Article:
North Carolina was ranked first for business twice this week, with a leading factor in both analyzes being economic development activity in the greater Triangle region and across the rest of North Carolina.
Wake County real estate market sees a price break – agents still predict prices will rise
Why the jump?
The Redfin data show that June 2022 saw an increase in the percentage of homes that fell out of contract in the Raleigh area. Nevertheless, the June rate of 7% is lower than the average across the entire data set in the period since January 2017, which is 9.34%.
But since June 2020, the average percentage of homes that have fallen out of contract is 6.6%. And for each month between February 2022 and May 2022, the proportion of homes that fall out of the contract has been below 5%.
So what changed in June?
“The only obvious answer for me is the rise in mortgage rates,” said Matt Fowler, CEO of Triangle Multiple Listing Service, TMLS. “When you have people who are not locked into an interest rate before they close, they may have seen their effective mortgage payment increase.”
Another study published by Redfin earlier this year showed that a rise in mortgage rates of just 0.4% could affect the purchasing power of Raleigh area home buyers by $ 13,500. But mortgage rates have risen dramatically since the report came out, with the latest average interest rate on a 30-year fixed-rate mortgage at 5.51%, according to Freddie Mac’s weekly survey.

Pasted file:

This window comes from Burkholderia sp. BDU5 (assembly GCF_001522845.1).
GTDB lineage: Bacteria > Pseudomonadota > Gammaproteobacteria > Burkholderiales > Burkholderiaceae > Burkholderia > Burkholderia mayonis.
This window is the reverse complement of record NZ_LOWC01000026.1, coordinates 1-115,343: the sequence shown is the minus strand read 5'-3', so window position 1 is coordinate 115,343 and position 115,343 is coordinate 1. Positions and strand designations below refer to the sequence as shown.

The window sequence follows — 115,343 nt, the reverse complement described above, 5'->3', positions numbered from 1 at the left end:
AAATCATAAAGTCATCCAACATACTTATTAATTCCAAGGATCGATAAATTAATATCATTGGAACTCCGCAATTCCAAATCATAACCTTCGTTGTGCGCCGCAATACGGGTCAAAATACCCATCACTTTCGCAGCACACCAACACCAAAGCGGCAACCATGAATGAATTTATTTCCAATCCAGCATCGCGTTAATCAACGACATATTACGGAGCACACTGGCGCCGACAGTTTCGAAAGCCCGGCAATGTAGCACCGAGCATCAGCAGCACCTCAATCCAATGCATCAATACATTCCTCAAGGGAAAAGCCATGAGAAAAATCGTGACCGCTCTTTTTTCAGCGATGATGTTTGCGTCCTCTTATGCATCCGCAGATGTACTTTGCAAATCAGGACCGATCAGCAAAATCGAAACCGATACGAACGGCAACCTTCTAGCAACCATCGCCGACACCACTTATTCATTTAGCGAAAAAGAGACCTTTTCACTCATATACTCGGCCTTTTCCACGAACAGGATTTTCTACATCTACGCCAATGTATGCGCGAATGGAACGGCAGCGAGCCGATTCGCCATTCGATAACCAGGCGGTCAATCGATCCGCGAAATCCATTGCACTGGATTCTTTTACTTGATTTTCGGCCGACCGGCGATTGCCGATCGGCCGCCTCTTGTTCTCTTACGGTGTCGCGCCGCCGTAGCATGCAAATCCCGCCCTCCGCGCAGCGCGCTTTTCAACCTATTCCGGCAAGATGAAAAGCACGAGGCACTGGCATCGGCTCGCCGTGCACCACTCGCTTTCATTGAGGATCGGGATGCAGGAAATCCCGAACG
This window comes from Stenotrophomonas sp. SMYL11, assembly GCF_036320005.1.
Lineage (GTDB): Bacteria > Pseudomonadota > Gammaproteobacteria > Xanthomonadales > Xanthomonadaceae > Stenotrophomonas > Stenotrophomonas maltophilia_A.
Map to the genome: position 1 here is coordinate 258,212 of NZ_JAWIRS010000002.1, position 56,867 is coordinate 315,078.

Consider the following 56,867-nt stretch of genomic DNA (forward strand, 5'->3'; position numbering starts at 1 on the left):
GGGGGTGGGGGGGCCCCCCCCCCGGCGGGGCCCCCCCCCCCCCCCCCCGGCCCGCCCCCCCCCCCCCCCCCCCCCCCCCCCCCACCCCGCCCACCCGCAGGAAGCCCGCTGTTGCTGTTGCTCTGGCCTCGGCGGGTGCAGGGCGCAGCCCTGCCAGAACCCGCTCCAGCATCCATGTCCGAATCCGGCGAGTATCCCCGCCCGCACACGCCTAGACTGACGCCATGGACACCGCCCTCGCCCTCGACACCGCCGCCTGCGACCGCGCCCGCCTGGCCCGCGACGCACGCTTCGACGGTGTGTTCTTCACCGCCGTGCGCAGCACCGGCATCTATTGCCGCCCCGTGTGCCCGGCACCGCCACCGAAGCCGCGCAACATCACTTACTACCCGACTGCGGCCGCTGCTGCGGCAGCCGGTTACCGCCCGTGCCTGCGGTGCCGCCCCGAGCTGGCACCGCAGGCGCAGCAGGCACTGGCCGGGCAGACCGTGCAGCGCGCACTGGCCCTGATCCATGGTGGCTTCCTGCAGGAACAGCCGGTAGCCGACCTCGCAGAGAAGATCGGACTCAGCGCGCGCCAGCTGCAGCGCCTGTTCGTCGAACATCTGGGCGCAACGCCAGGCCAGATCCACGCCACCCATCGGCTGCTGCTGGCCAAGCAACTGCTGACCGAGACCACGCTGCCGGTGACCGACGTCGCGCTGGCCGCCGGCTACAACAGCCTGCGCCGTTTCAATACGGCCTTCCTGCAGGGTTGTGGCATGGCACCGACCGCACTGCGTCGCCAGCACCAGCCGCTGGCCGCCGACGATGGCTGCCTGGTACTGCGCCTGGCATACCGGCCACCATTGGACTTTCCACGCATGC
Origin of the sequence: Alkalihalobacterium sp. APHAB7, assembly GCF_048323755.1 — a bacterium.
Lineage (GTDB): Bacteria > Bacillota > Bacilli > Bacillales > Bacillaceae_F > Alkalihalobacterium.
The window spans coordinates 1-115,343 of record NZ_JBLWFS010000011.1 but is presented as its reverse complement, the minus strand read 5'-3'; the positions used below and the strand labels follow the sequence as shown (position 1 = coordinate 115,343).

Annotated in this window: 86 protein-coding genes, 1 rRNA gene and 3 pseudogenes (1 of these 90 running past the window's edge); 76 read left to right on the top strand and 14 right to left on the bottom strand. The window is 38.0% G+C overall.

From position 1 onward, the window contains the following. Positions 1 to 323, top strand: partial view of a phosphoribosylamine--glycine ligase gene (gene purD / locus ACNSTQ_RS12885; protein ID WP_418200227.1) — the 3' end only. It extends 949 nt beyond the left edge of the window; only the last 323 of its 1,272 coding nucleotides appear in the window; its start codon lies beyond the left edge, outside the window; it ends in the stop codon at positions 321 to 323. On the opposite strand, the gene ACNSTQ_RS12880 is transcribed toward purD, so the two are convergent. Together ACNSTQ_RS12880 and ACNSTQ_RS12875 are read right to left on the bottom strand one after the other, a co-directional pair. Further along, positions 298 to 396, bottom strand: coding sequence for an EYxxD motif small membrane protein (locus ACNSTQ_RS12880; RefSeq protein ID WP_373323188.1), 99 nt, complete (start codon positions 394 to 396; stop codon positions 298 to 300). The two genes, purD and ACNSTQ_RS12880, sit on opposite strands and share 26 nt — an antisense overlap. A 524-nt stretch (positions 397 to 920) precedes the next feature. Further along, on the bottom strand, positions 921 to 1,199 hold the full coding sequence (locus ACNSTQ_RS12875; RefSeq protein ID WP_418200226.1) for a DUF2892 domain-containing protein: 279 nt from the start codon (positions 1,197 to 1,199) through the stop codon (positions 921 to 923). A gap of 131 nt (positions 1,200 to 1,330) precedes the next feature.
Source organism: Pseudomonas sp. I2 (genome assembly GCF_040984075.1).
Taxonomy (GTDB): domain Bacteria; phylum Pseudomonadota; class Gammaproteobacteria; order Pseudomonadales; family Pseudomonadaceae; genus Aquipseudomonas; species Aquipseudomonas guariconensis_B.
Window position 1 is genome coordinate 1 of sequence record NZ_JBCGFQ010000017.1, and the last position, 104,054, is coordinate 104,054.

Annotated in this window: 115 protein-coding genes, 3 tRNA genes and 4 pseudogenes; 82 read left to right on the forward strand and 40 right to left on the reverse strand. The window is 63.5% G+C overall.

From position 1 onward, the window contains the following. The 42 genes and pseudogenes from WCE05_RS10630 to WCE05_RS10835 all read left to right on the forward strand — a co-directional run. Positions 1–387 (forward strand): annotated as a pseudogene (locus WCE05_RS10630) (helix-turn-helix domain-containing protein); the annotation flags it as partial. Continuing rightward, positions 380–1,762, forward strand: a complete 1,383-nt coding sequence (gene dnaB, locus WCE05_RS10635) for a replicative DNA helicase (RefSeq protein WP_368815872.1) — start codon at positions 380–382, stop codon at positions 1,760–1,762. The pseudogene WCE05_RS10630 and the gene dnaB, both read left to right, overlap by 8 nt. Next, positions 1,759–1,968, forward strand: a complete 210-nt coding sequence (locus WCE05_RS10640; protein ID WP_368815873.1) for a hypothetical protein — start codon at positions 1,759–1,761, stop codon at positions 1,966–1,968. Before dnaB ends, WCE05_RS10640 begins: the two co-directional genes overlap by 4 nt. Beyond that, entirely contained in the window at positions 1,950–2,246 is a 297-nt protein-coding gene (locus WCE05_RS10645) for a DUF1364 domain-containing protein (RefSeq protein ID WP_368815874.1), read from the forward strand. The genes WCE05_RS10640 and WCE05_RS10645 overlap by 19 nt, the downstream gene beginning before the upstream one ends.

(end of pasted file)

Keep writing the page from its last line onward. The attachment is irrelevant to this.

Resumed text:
“I can imagine someone looking at a payment of $ 2,400, but when they were close to closing, it was $ 3,200,” Fowler said.
Still, Allen said, most buyers withdraw for personal reasons. “Most fall through the due diligence period due to a buyer’s change in relocation plans, job losses or other personal family reasons.”
It is normal to see declines in the 5-7% range, Allen said.
Interest rates on mortgages fell last week, but falls provide little relief for triangular homebuyers
Triangle residents still feel the pressure
First-time homebuyers may feel particularly outstretched right now, and anyone looking to change homes may feel pressured under current market conditions, Fowler said.
“We’re still in a position and we talk about it all the time and say the market is tight or hot, or all of those phrases,” Fowler said. “If you’m a tenant or buyer, you’re probably feeling pretty pressured right now.”
It can also be a factor: There is more of a housing pressure in the triangle than in other markets, so for those lucky enough to win a contract, they are less likely to withdraw from the deal.
“In the last two months, it seems like due diligence fees have dropped,” Brown said. “When I started in real estate, for example, due diligence was $ 1,000, and although it has fallen recently, it is not that far down.”
The fact is that once you get a home under contract and you have put up a large amount of financial capital as a non-refundable due diligence fee, you are much less likely to walk away, Brown explained.
“People do not walk away from $ 10,000 in due diligence fees,” Brown said.
Data show that Triangle’s housing markets may have cooled in June – except for tenants